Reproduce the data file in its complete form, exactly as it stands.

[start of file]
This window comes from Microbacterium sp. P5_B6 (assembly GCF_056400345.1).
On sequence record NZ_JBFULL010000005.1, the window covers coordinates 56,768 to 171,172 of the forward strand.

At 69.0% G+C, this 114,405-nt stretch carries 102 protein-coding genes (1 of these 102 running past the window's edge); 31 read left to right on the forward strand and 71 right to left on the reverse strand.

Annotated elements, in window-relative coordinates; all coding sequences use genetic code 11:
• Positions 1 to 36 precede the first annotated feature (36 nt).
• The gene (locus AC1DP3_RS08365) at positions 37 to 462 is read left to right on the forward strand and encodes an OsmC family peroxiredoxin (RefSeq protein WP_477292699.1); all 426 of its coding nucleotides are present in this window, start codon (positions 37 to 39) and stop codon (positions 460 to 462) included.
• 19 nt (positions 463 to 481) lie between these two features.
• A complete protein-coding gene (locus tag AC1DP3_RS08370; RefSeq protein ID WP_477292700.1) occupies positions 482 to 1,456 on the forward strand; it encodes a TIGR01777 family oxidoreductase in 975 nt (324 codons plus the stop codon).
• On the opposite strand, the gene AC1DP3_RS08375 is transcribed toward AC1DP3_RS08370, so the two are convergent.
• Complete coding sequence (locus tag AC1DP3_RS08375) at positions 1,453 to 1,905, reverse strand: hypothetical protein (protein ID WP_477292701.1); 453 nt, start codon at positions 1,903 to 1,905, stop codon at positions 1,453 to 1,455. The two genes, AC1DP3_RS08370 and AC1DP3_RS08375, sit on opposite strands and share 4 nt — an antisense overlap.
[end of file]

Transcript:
This window comes from Microbacterium sp. P5_B6 (assembly GCF_056400345.1).
On sequence record NZ_JBFULL010000005.1, the window covers coordinates 56,768 to 171,172 of the forward strand.

At 69.0% G+C, this 114,405-nt stretch carries 102 protein-coding genes (1 of these 102 running past the window's edge); 31 read left to right on the forward strand and 71 right to left on the reverse strand.

Annotated elements, in window-relative coordinates; all coding sequences use genetic code 11:
• Positions 1 to 36 precede the first annotated feature (36 nt).
• The gene (locus AC1DP3_RS08365) at positions 37 to 462 is read left to right on the forward strand and encodes an OsmC family peroxiredoxin (RefSeq protein WP_477292699.1); all 426 of its coding nucleotides are present in this window, start codon (positions 37 to 39) and stop codon (positions 460 to 462) included.
• 19 nt (positions 463 to 481) lie between these two features.
• A complete protein-coding gene (locus tag AC1DP3_RS08370; RefSeq protein ID WP_477292700.1) occupies positions 482 to 1,456 on the forward strand; it encodes a TIGR01777 family oxidoreductase in 975 nt (324 codons plus the stop codon).
• On the opposite strand, the gene AC1DP3_RS08375 is transcribed toward AC1DP3_RS08370, so the two are convergent.
• Complete coding sequence (locus tag AC1DP3_RS08375) at positions 1,453 to 1,905, reverse strand: hypothetical protein (protein ID WP_477292701.1); 453 nt, start codon at positions 1,903 to 1,905, stop codon at positions 1,453 to 1,455. The two genes, AC1DP3_RS08370 and AC1DP3_RS08375, sit on opposite strands and share 4 nt — an antisense overlap.